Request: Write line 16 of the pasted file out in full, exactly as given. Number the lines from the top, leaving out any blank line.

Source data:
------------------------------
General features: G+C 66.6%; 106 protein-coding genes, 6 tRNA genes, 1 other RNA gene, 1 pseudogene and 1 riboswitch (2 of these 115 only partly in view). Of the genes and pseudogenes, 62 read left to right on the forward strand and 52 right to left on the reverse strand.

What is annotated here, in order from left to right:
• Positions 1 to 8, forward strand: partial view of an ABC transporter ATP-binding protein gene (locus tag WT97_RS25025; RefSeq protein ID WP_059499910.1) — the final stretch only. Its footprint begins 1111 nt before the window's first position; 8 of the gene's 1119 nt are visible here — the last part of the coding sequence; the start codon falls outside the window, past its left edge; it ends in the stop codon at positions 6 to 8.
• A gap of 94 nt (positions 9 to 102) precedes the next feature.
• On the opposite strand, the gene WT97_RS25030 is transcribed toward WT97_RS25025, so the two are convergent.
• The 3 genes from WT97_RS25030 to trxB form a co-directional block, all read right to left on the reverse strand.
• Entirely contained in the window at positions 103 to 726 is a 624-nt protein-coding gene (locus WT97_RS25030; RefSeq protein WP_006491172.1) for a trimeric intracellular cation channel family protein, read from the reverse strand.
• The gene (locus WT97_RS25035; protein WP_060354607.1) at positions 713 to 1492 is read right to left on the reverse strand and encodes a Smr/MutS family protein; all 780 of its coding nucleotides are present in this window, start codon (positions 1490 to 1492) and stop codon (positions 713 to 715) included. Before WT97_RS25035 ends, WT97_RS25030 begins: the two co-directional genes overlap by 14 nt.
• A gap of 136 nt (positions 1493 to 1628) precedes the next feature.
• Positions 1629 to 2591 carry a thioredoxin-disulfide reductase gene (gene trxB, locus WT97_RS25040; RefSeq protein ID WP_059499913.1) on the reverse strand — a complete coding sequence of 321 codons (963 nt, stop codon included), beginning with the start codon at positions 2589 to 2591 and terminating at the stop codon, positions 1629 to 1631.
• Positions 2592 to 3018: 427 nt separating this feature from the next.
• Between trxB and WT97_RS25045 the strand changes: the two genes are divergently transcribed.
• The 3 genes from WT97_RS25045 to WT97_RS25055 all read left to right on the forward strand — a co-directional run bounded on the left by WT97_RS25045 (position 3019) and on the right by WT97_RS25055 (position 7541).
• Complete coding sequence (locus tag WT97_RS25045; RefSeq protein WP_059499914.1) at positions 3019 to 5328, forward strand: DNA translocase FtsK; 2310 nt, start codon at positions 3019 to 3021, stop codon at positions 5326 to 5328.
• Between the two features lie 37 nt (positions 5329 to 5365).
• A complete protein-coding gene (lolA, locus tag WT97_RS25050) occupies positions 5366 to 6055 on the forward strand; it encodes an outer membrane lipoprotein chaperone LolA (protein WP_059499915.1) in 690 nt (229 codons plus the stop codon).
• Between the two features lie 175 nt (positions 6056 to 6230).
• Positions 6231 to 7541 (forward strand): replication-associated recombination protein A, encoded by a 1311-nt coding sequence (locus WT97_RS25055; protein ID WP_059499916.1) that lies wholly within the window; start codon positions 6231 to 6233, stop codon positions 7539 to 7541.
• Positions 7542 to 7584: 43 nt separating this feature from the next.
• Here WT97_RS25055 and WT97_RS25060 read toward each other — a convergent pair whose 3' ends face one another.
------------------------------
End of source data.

• A complete protein-coding gene (lolA, locus tag WT97_RS25050) occupies positions 5366 to 6055 on the forward strand; it encodes an outer membrane lipoprotein chaperone LolA (protein WP_059499915.1) in 690 nt (229 codons plus the stop codon).